However,  the question I asked in the subject of the post is not restricted to my name alone...Its an amusing identity crisis that I face many times while introducing myself.

A common exchange would be something like this:

xyz: Oh so you are a Tamil! (If I show any understanding of any Tamil being spoken around me!)
me: Nope. I am a Maharashtrian married to a Tamilian
xyz: Oh so your native place is in Maharashtra!
me: Nope. My native place is in Indore, MP.
xyz: Oh then how can you be a Maharashtrian if you are from MP?
me: My forefathers migrated from Maharashtra to MP
xyz: Oh I see...So were you born and brought up in Indore?
me: Nope...I was born in Indore but brought up in Bengal, Chattisgarh and MP coz my dad had transferable job.
xyz: Ohh! Very interesting! So were you working in Indore before coming to Bangalore?
me: I was working in Mumbai...
xyz: Aah..So see I was right! You are a Maharashtrian!!!!

I give up!

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Long time since...

I last posted a recipe on this blog...Well, a mail from Shikha has inspired me today to post this absolutely timeless classic of a recipe. And trust me its one of the fastest desserts that one can prepare!!


Caramel Pudding:

Ingredients
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1 egg,
2 slices of bread,
2 cups of milk,
3-4  tea spoons of sugar (Can add more as per taste)
1 small pinch cinnamon powder
1/2 teaspoon vanilla essence
3 teaspoons sugar for caramelizing

Procedure
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1. Whisk the egg in a bowl and add milk to it. Powder the bread in a mixer and add it to the egg and milk mixture. Add sugar, cinnamon powder and vanilla essence.

2. Take a flat bottomed steel vessel that can be used in a pressure cooker. Put it on the gas burner directly and switch on the gas. Add 3 teaspoons of sugar and heat it till its nicely caramelized (brown in color) You will have to be a little careful at this step because over caramelizing will make the sugar bitter. So better to switch off the gas when the sugar syrup is only golden in color.

 (You can slowly master the art of caramelizing sugar to perfection ;-)

3. Tilt the steel vessel in all directions so that the caramel is nicely distributed in the vessel.

4. Pour the egg and bread mixture over this caramel and steam it in the cooker for 12 mins.

For serving:
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Cool the pudding till at room temperature n then place it in the refrigerator. Before serving, turn the vessel upside down in a plate (Like you would for taking out a cake)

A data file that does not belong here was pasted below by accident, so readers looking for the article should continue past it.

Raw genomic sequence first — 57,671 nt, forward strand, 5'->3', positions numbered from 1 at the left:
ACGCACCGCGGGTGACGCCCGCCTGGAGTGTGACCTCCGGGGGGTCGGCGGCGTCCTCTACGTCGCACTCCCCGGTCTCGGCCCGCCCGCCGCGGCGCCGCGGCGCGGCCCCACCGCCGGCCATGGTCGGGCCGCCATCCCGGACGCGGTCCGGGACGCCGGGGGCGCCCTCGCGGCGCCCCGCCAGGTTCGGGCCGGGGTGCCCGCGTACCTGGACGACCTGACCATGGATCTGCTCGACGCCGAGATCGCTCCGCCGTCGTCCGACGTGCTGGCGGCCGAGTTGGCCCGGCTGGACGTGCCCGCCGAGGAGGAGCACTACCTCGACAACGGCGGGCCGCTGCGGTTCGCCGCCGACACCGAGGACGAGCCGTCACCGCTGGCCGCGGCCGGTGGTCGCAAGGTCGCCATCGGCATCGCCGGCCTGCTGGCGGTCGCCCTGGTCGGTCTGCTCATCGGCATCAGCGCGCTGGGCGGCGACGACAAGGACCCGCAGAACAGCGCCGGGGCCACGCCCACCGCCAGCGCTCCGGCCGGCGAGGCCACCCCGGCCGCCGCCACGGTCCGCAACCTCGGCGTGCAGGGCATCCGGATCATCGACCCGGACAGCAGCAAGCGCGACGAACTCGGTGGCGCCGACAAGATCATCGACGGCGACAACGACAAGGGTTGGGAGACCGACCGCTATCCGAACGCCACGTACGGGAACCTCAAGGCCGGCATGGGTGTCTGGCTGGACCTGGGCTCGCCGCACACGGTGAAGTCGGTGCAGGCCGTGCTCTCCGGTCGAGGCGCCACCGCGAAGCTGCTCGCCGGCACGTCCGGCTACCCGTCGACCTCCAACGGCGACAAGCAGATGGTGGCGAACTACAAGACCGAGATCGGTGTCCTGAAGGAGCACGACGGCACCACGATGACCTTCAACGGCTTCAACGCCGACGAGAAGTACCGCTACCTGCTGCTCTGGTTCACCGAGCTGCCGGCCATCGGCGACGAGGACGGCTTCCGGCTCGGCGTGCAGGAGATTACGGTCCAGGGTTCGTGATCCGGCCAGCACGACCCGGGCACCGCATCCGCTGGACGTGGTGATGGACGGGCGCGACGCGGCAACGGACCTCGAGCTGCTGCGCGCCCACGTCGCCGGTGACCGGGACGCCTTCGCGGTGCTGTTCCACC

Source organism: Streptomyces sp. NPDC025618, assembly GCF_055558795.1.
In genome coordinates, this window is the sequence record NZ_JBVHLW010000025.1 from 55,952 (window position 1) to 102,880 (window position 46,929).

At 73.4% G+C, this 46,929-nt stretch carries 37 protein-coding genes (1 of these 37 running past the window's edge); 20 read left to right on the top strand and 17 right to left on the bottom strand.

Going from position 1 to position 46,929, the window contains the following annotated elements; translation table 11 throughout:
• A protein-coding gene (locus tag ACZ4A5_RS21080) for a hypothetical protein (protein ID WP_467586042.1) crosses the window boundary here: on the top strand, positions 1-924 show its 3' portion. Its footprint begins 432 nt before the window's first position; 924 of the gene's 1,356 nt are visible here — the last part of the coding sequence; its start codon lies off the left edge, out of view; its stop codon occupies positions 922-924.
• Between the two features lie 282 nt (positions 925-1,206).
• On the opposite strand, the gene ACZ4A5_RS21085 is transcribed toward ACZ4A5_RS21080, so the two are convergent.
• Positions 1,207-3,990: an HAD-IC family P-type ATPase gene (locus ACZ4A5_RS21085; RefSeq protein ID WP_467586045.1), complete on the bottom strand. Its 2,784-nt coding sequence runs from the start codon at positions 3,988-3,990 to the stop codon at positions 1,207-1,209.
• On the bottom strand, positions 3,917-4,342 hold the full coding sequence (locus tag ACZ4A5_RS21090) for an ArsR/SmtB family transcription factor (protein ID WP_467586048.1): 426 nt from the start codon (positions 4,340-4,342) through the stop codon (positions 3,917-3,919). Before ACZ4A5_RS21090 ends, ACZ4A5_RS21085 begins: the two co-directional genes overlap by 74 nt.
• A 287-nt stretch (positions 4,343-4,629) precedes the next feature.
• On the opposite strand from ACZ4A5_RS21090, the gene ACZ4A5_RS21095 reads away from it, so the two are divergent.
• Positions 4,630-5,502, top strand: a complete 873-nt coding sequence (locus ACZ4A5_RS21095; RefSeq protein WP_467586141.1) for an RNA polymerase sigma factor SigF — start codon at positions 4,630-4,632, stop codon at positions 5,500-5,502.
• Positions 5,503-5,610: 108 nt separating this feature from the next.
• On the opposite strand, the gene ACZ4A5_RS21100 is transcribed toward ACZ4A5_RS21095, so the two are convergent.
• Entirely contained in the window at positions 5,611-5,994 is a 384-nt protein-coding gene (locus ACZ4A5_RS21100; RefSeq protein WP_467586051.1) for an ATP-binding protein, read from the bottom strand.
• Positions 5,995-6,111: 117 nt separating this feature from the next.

The caramel top will be a nice contrast to the pale color of the pudding. Cut into pieces and serve!

****** You can add nuts to the sugar while you caramelize it adding an interesting touch to the pudding!

Make it, eat it and let me know!!

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Sirf Cricket...Baaki all bakwaas!

I was quite amused yesterday while watching the crowd reactions when the Rajasthan Royals won against Kings XI Punjab. It was not an isolated incident though...Similar crowd reactions were seen in Kolkatta, Mumbai and Bangalore as well! The histrionic crowd made me wonder the real reason for all the hoopla...I could think of a few which are as follows:



1. The section of the crowd which is seen on the huge screen on the ground is just too excited to come on TV and hence all the commotion which the viewers think is the general mood of the crowd.

2. Then the names of the teams might have evoked a lot of emotion as well. I am saying "Names of teams" because I find hardly anything apart from the name of the team that the crowds can relate with...I mean how many of the four players from Rajasthan zone did the crowd know to bring about that support for the RR team!
Does this also indicate that we Indians are such emotional fools that anything carrying the tag line Punjab/Kolkatta/Bangalore/Chennai becomes a manifestation of our identity/self respect as a regional group! Funny to see the crowd cheering for Andrew Symonds when a few months ago India might have been the last place he would have wanted to play in.

3. The crowd was cheering every sixer, four and wicket taken irrespective of the team scoring it actually. They were objectively enjoying cricket and thrilled every time the ball crossed the boundary without bothering which team the batsman belonged to.